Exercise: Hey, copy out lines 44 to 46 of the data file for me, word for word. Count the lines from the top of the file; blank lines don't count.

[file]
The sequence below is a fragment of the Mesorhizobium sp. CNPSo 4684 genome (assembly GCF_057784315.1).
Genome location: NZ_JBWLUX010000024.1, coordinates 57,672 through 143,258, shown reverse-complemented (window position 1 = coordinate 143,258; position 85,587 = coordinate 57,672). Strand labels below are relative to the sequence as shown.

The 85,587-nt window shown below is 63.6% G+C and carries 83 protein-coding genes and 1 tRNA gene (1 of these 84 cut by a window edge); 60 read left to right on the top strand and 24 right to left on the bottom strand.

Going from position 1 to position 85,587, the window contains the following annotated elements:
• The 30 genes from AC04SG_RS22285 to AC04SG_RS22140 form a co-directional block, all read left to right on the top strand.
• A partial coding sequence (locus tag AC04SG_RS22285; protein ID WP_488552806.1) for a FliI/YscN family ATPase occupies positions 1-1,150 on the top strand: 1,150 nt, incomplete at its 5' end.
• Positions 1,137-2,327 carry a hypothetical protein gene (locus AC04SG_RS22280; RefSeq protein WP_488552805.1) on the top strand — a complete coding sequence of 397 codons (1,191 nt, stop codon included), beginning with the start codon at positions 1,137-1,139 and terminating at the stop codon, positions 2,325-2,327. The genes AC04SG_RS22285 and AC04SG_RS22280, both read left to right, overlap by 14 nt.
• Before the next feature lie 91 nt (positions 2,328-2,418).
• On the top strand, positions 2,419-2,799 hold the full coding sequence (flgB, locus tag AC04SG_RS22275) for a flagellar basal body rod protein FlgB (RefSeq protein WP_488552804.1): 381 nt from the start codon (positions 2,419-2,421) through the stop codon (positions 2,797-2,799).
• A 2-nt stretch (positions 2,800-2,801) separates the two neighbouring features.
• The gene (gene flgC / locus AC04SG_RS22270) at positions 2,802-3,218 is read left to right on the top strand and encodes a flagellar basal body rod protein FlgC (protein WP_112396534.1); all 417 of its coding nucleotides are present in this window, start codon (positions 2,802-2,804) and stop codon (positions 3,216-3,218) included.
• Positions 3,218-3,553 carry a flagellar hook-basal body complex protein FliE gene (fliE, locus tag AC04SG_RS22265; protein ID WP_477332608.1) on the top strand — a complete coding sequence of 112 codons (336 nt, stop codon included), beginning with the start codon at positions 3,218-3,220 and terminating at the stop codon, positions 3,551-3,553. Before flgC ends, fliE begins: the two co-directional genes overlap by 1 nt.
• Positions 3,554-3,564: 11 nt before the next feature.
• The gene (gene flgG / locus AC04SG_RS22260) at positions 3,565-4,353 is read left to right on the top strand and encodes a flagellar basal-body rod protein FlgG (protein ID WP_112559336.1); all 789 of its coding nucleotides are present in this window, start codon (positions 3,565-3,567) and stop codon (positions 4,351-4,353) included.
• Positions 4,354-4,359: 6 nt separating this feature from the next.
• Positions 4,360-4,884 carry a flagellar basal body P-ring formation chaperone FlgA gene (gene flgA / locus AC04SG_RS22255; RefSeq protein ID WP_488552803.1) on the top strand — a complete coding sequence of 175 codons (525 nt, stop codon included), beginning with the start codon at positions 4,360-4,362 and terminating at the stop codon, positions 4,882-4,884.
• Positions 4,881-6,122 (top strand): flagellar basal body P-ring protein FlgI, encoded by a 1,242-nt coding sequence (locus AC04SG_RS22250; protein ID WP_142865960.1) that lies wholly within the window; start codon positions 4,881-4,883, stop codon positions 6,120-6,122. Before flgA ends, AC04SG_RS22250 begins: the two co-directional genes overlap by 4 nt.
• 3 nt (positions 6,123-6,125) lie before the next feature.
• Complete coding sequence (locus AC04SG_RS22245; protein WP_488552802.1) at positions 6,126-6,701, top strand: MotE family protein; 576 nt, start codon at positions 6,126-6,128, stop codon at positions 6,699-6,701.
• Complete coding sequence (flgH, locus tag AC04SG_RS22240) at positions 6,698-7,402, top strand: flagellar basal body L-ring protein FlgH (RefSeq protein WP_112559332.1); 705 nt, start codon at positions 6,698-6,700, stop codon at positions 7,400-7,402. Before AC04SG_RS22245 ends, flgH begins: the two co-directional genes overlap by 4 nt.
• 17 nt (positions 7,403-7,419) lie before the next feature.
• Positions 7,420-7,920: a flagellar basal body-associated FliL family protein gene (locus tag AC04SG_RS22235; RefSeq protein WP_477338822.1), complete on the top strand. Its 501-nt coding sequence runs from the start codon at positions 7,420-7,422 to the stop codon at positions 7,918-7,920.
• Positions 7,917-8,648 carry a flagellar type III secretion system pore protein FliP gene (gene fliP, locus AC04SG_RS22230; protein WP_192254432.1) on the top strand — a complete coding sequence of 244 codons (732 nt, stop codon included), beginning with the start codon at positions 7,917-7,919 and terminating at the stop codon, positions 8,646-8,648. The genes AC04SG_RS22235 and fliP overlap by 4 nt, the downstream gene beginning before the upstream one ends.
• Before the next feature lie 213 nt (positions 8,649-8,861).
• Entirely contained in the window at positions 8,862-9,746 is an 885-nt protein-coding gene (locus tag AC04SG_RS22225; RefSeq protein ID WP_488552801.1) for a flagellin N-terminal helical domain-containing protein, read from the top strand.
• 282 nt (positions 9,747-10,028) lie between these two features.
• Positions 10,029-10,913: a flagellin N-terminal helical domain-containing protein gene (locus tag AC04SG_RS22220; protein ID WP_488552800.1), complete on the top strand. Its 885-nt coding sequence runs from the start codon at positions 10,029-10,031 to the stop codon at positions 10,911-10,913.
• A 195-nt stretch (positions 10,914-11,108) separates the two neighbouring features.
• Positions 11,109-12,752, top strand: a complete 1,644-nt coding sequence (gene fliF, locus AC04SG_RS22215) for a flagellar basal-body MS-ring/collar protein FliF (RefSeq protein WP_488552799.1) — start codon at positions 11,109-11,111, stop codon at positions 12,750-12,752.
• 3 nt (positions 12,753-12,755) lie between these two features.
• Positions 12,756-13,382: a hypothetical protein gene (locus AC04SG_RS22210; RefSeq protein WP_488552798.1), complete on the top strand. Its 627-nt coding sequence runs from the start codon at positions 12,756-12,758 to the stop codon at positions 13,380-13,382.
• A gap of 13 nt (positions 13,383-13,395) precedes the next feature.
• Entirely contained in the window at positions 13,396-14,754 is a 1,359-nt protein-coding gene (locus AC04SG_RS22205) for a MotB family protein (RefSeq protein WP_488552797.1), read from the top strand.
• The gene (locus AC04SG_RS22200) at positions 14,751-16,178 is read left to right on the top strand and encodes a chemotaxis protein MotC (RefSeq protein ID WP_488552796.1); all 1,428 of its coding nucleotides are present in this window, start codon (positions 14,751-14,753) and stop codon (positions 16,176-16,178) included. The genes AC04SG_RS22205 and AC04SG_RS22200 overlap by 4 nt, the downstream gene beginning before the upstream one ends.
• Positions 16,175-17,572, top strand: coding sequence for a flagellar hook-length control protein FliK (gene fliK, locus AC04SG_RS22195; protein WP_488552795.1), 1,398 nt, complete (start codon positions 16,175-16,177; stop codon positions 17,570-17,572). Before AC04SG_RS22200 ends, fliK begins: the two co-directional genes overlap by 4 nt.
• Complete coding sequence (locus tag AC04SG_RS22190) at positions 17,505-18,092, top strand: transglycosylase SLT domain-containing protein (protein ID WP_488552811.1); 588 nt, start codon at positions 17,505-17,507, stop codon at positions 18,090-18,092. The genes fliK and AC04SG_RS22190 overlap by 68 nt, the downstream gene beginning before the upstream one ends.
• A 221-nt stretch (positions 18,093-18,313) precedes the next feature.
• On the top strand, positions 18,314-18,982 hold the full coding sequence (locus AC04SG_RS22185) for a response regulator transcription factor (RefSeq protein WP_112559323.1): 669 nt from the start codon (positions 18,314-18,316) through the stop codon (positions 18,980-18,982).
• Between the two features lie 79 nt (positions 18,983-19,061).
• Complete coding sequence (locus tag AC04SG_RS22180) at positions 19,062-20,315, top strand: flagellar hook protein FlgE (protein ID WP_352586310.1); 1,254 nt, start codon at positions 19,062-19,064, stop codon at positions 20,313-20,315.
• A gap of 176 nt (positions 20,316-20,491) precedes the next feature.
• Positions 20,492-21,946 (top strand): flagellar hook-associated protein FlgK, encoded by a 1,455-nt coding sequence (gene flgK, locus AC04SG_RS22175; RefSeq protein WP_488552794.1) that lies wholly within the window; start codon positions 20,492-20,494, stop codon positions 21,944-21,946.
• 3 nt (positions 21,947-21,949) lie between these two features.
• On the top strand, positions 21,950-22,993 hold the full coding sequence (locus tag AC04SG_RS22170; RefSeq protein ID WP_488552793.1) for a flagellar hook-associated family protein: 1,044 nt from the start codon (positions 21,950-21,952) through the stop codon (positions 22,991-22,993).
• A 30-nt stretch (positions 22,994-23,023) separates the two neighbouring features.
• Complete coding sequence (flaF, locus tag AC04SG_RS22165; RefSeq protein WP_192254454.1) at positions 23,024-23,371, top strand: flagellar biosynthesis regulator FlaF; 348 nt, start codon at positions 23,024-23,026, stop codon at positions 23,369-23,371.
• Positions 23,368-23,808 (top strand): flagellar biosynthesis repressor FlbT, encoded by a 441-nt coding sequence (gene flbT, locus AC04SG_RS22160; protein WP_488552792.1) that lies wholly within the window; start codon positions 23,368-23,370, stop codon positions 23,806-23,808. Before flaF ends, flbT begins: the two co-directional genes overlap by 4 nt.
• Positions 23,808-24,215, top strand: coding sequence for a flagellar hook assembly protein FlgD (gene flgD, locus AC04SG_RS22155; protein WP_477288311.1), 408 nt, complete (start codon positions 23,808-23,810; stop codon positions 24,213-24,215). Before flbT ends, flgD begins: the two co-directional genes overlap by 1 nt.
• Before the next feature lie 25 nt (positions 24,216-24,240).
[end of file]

• On the top strand, positions 21,950-22,993 hold the full coding sequence (locus tag AC04SG_RS22170; RefSeq protein ID WP_488552793.1) for a flagellar hook-associated family protein: 1,044 nt from the start codon (positions 21,950-21,952) through the stop codon (positions 22,991-22,993).
• A 30-nt stretch (positions 22,994-23,023) separates the two neighbouring features.
• Complete coding sequence (flaF, locus tag AC04SG_RS22165; RefSeq protein WP_192254454.1) at positions 23,024-23,371, top strand: flagellar biosynthesis regulator FlaF; 348 nt, start codon at positions 23,024-23,026, stop codon at positions 23,369-23,371.